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Dan Portnoy on Listeria monocytogenes


At ASM Microbe 2019, we caught up with Dan Portnoy (University of California, Berkeley; CA, USA) to talk about his research into the bacteria Listeria monocytogenes. Dan discussed the bacteria’s applications as a model for host-pathogen interactions and its potential as a vaccine for both infectious diseases and cancer.

Please can you introduce yourself and provide a brief overview of your research focuses? 

I am a professor at the University of California, Berkeley (CA, USA), and as a microbiologist, my main research focus is in infectious disease, but more specifically, intracellular pathogens. I work on a facultative intracellular bacterial pathogen called Listeria moncytogenes, a food-borne pathogen, which has a great mouse model for infection that has been used for over 50 years as a way to understand basic aspects of immunology. The major observations have shown that when you administer Listeria to a mouse at a sub-lethal dose, the mouse will counteract and clear the infection within a week, after which it’s immune to subsequent challenge.

While most vaccines target production of antibodies, the type of immunity that is required to protect against Listeria is called cell-mediated immunity, where cytotoxic T-cells recognize infected cells and kill them. In the case of Listeria, it is highly effective, leading me, and others, to consider Listeria as a potential vaccine vector. Another important classic observation is that you cannot immunize mice with killed Listeria; it has to be live, replicating bacteria. That’s a pretty fundamental observation that we have been trying to understand for years.

Could you outline your research on the virulence factor LLO? 

A lot of the work in my lab involves attempting to understand the basic biology of Listeria. We learned early on that bacteria cannot grow when initially internalized into a membrane-bound compartment (a phagosome), and so the pathogen needs to produce a pore-forming molecule called listeriolysin O (LLO). LLO inserts into the phagosome and makes a large pore that results in the lysis of the phagosome. Bacteria then enter into the cytosol where they grow rapidly and release antigens, which are then recognized by the immune system. They also induce various cytokines or induce the macrophage or other cells to produce various cytokines.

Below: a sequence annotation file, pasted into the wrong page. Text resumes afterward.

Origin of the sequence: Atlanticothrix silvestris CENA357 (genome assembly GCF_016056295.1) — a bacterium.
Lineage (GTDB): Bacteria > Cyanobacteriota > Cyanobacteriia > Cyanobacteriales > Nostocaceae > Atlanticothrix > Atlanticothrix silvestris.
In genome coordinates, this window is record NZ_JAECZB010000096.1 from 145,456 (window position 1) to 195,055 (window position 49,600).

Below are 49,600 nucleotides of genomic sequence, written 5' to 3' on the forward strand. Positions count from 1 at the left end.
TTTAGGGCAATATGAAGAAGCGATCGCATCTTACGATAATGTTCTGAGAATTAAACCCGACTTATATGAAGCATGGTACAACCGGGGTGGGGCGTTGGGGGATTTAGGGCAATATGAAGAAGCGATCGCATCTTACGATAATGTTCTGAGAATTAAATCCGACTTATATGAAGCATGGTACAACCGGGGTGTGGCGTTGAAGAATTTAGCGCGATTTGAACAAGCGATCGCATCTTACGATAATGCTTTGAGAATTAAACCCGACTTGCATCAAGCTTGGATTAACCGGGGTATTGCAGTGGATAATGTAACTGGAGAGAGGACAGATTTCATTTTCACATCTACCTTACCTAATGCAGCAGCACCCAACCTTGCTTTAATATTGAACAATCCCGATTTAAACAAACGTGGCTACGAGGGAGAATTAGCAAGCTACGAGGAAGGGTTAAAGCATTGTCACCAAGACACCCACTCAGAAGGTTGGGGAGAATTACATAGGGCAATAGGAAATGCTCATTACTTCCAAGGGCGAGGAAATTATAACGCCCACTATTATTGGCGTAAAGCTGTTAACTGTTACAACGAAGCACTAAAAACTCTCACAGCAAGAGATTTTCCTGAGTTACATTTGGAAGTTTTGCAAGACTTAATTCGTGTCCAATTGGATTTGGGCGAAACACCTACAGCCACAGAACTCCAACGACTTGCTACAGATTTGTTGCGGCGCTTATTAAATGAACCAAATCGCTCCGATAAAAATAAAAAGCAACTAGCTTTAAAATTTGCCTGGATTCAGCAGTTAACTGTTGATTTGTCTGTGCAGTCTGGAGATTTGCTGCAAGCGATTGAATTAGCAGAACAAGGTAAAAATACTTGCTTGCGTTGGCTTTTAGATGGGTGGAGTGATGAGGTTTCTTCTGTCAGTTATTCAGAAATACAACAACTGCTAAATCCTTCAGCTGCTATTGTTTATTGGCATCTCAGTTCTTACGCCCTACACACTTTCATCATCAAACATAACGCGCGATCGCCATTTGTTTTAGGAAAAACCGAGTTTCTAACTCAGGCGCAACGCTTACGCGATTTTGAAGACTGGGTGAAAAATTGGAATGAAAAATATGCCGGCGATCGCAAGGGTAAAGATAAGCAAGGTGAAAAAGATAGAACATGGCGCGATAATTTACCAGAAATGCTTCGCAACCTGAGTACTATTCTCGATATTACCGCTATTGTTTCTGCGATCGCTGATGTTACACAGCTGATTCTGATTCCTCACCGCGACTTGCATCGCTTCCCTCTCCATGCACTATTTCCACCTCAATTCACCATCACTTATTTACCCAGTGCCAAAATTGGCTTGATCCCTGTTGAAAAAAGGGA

Please can you tell us about your research on vaccine development for both infectious diseases and cancer? 

The idea that Listeria could be used as a vaccine to induce cell-mediated immunity to a foreign antigen arose largely because of the cell biology of infection. The bacteria are found in the cytosol of the host cell where antigens are processed and presented to the immune system, leading to the generation of antigen-specific CD8 T cells that can recognize infected cells and kill them.

Originally, I thought that this could be a vaccine for other intracellular pathogens including viruses and protozoa. I was thinking about major diseases of our time such as HIV, malaria, and tuberculosis – that is where my interests were. It turns out that immunity to cancer and immunity to intracellular pathogens have some features in common – in both cases you have a cell that has to be recognized by the immune system. The idea that Listeria could be used for a therapeutic cancer vaccine started in the mid-90s when Yvonne Paterson (University of Pennsylvania; PA, USA) collaborated with Drew Pardoll (Johns Hopkins University; MD, USA). Using a strain of Listeria, which we had already constructed that expressed an influenza protein, they showed that Listeria could be used as an immunotherapeutic to treat mice with a tumor expressing the influenza antigen. That was the first paper published showing that Listeria had potential as a cancer vaccine.

How has the field evolved since that initial paper?

Prior to my move to the University of California, Berkeley, I was at the University of Pennsylvania, and although I worked with Yvonne Patterson, I decided at that time not to work on vaccines. Yvonne continued producing papers in that field and started a company called Advaxis (NJ, USA). Around the same time, after I moved to Berkeley, where I have now been for 22 years, a local biotech company named Cerus initiated a cancer immunotherapy program. They contacted me and I ended up working with them as a consultant, a collaborator, and a science advisory board member.